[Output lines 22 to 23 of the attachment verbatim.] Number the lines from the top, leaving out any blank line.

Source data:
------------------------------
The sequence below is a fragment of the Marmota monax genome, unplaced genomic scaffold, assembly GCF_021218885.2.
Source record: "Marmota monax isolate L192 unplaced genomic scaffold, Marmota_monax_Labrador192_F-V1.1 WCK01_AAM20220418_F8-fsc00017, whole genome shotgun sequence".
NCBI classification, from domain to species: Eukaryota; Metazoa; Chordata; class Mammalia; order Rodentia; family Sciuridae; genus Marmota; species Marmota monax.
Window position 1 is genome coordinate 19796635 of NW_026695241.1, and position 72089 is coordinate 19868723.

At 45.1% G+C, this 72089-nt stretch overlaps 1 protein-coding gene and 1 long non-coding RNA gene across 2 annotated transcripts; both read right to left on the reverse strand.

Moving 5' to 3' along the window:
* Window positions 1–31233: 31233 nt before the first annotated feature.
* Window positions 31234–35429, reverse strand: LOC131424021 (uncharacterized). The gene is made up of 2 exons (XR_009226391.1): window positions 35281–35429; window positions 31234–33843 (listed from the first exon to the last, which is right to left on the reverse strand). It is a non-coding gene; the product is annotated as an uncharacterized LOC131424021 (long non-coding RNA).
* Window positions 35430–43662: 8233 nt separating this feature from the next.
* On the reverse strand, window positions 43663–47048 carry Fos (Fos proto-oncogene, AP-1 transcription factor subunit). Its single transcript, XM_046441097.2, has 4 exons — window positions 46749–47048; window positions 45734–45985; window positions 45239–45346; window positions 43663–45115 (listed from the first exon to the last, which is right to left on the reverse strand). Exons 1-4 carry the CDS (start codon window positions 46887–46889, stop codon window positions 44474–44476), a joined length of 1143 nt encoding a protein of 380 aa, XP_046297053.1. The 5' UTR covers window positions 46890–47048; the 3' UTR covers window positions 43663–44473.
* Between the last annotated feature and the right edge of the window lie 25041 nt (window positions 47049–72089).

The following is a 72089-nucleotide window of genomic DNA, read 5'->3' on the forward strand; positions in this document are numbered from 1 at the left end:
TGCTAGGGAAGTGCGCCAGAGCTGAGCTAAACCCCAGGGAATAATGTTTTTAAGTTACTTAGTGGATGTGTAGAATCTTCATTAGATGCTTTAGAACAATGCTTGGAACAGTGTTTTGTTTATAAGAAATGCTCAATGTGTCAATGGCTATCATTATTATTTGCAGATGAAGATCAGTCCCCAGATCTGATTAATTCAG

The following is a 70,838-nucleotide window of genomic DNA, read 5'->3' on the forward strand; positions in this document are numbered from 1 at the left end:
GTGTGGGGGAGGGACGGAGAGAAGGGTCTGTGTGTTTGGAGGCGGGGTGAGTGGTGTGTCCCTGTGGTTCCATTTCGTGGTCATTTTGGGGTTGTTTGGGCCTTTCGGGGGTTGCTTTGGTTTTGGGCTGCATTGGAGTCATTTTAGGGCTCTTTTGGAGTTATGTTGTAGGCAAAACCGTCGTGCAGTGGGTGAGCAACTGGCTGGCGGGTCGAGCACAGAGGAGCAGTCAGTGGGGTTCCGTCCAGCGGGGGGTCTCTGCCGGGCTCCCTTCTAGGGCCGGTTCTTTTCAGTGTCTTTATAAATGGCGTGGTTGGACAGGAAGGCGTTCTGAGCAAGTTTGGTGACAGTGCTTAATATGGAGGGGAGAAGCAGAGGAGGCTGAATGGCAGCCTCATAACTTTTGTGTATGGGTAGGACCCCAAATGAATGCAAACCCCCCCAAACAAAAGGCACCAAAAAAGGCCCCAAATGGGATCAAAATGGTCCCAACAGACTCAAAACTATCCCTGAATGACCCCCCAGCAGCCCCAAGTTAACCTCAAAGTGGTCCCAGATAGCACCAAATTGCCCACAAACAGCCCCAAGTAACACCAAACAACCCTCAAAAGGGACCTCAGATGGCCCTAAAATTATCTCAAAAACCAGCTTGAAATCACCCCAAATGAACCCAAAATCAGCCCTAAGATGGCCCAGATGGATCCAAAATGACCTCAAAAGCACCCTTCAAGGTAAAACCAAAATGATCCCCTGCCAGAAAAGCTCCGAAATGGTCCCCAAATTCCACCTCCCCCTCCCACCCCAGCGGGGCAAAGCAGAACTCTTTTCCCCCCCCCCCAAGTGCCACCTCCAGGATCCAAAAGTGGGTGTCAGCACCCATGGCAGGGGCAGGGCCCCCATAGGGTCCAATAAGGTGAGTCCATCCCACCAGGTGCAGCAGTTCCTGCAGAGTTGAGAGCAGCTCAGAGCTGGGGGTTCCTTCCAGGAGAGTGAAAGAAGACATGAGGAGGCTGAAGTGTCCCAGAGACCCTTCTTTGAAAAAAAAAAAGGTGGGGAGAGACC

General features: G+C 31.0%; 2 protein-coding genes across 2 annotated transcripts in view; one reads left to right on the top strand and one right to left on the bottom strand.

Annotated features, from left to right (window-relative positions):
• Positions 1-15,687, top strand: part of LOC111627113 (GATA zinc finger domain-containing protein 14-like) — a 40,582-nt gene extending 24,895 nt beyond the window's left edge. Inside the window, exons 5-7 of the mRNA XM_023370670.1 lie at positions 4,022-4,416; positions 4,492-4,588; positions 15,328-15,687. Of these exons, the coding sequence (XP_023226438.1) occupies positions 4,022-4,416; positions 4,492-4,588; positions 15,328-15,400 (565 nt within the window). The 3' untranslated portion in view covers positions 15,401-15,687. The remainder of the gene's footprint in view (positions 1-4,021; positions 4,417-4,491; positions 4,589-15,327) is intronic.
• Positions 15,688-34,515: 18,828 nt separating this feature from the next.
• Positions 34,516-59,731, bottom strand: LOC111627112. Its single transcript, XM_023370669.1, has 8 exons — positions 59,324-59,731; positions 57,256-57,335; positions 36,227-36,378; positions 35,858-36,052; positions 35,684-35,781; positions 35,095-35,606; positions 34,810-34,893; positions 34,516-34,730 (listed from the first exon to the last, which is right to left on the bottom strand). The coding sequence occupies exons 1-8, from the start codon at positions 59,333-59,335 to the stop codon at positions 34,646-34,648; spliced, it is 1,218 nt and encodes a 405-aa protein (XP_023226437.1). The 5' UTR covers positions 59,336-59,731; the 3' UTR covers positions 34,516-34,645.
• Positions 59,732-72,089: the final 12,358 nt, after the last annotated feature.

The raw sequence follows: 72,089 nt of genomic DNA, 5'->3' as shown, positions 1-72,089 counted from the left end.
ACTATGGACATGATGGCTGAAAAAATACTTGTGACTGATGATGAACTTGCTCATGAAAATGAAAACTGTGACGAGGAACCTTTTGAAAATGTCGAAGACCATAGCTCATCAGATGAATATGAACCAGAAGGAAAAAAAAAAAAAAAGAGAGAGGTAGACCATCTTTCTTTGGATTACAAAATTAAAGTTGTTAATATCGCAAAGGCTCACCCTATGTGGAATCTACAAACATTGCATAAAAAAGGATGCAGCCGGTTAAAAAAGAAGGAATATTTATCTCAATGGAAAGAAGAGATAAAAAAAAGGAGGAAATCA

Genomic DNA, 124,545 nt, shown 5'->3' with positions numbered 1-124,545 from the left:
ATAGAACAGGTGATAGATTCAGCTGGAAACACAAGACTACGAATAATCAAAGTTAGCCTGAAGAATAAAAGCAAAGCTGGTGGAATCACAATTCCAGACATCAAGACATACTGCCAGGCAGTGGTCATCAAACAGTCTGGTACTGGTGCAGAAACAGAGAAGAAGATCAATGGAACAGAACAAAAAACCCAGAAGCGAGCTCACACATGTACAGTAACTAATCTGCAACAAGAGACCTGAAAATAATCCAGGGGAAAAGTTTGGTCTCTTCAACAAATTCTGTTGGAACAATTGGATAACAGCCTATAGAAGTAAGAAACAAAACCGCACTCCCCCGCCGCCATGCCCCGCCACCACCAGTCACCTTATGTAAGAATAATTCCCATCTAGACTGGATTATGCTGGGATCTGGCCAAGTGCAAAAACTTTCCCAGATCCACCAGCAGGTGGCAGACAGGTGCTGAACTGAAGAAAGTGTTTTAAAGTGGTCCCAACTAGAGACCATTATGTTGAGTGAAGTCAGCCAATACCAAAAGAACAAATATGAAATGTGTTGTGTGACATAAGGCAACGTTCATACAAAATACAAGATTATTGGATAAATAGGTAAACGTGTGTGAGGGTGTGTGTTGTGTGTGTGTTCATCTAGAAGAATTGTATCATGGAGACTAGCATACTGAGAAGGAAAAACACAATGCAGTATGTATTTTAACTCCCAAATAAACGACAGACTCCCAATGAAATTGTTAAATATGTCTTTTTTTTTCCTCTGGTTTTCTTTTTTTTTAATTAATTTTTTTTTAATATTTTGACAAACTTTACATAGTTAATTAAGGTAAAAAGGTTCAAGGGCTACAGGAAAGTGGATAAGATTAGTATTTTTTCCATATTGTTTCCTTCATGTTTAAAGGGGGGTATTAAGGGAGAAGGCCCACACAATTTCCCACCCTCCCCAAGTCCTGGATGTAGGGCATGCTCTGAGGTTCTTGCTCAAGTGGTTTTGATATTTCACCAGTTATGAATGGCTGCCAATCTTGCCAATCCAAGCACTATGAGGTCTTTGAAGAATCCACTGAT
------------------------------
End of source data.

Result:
The raw sequence follows: 72,089 nt of genomic DNA, 5'->3' as shown, positions 1-72,089 counted from the left end.
ACTATGGACATGATGGCTGAAAAAATACTTGTGACTGATGATGAACTTGCTCATGAAAATGAAAACTGTGACGAGGAACCTTTTGAAAATGTCGAAGACCATAGCTCATCAGATGAATATGAACCAGAAGGAAAAAAAAAAAAAAAGAGAGAGGTAGACCATCTTTCTTTGGATTACAAAATTAAAGTTGTTAATATCGCAAAGGCTCACCCTATGTGGAATCTACAAACATTGCATAAAAAAGGATGCAGCCGGTTAAAAAAGAAGGAATATTTATCTCAATGGAAAGAAGAGATAAAAAAAAGGAGGAAATCA